The ProtoAtom is the base type for both Atoms and Values, including TruthValues, FloatValues, StringValues and LinkValues. Values provide a mechanism for associating arbitrary, generic values with some given atom. They can be though of as a per-atom key-value store (a per-atom noSQL database), or, equivalently, as the mathematical concept of a valuation.
The distinction between Atoms and Values is made in order to provide users with two very different and distinct ways of storing information. Atoms provide a general way of encoding graphs and graphical information, with powerful tools to perform searches of the graphs, and to manipulate and transform them in various ways. This power comes with a performance cost: Atoms are maintained in an index (the AtomSpace), are globally unique, are immutable, and the implementation is fat and bulky, in order to enable fast search and graph traversal.
By contrast, Values are meant to provide a light-weight and fast mechanism for tagging Atoms with additional, arbitrary, information. Values are highly mutable. Values are meant to store rapidly changing, fleeting data. Thus, for example, the probability of the truth of some proposition (stored as a Value) will change over time, as new evidence is accumulated. The proposition itself, stored as an Atom, will not change.
The speed provided by Values comes with a penalty: they are not indexed or globally searchable. The only way to know a Value is to know both the Atom that it is hanging on, and the key under which it is filed; thus, Values are not globally searchable. One can, of course, examine all of the Values attached on a particular, given Atom. However, one cannot find all Values stored under some given key, because there is no way to search for all Atoms that use that key.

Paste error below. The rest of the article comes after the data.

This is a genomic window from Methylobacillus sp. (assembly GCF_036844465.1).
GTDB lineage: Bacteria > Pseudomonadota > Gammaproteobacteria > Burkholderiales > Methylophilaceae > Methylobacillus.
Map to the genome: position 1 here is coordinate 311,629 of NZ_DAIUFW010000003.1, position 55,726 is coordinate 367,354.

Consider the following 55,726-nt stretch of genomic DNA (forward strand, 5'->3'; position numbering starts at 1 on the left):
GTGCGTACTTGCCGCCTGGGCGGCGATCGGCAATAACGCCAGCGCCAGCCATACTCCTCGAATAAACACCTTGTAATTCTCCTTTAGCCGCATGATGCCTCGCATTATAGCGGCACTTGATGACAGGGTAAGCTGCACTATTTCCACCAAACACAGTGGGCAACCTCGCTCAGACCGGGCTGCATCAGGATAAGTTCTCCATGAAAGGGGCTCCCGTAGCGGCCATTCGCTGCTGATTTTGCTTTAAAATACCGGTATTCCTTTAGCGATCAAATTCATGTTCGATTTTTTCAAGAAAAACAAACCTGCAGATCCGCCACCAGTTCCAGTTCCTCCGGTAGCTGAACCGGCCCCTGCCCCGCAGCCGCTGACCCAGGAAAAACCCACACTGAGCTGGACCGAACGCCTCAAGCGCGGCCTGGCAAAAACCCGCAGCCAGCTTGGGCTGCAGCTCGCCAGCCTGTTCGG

Thus, by providing two very distinct styles of representing and storing data, with two very different performance profiles, it is hoped that the representation of complex data becomes easier.
The word "Value" comes from the concept of "valuation" in formal logic and model theory. So, in model theory, a valuation is an assignment of truth values to each and every term; valuations indicate which terms are true, and which are false.
The design goal here is to allow multiple, different valuations at the same time (indexed by the "valuation key"), while also generalizing valuations from binary true/false values to Bayesian or frequentist probabilities (floating point numbers) or any kind of more general value (thus, a general-purpose key-value store).
The current implementation status is tracked in github bug #513. The implementation is mostly completed, however, general utilities, examples, use-cases and documentation is still missing. The range of programming styles that use values has not yet been explored. The current C++ implementation is in opencog/atoms/base.
ProtoAtoms (that is, both atoms and values) can be stored in a persistent store (currently supported only in the Postgres SQL backend).
ProtoAtoms are like atoms, except that they lack a TV, an AV, an incoming set, and cannot be stored in the atomspace. This makes them smaller, lighter and more efficient. They were invented to provide a common base class for TruthValues and AttentionValues, thus generalizing these, and to provide a common type hierarchy, so that the existing type specification system could be used to specify both atoms and values.
The current type-inheritance hierarchy is as follows, copied from opencog/atoms/base/atom_types.script:
// Special type designating that no atom type has been assigned. NOTYPE VALUE FLOAT_VALUE <- VALUE // vector of floats, actually. STRING_VALUE <- VALUE LINK_VALUE <- VALUE // vector of values ("link" holding values) VALUATION <- VALUE // All of the different flavors of truth values TRUTH_VALUE <- FLOAT_VALUE SIMPLE_TRUTH_VALUE <- TRUTH_VALUE COUNT_TRUTH_VALUE <- TRUTH_VALUE INDEFINITE_TRUTH_VALUE <- TRUTH_VALUE FUZZY_TRUTH_VALUE <- TRUTH_VALUE PROBABILISTIC_TRUTH_VALUE <- TRUTH_VALUE EVIDENCE_COUNT_TRUTH_VALUE <- TRUTH_VALUE // The AttentionValue ATTENTION_VALUE <- FLOAT_VALUE // Base of hierarchy - NOTE: ATOM will not have a corresponding Python // construction function to avoid identifier conflict with the Atom object. ATOM <- VALUE NODE <- ATOM LINK <- ATOM CONCEPT_NODE <- NODE NUMBER_NODE <- NODE // Basic Links ORDERED_LINK <- LINK UNORDERED_LINK <- LINK
... and so on.
The type hierarchy has the algebraic properties of the mathematical concepts of lattice or order. Points in the lattice can be specified with the TypeNode, while upper and lower bounds are specified with the TypeInhNode and the TypeCoInhNode.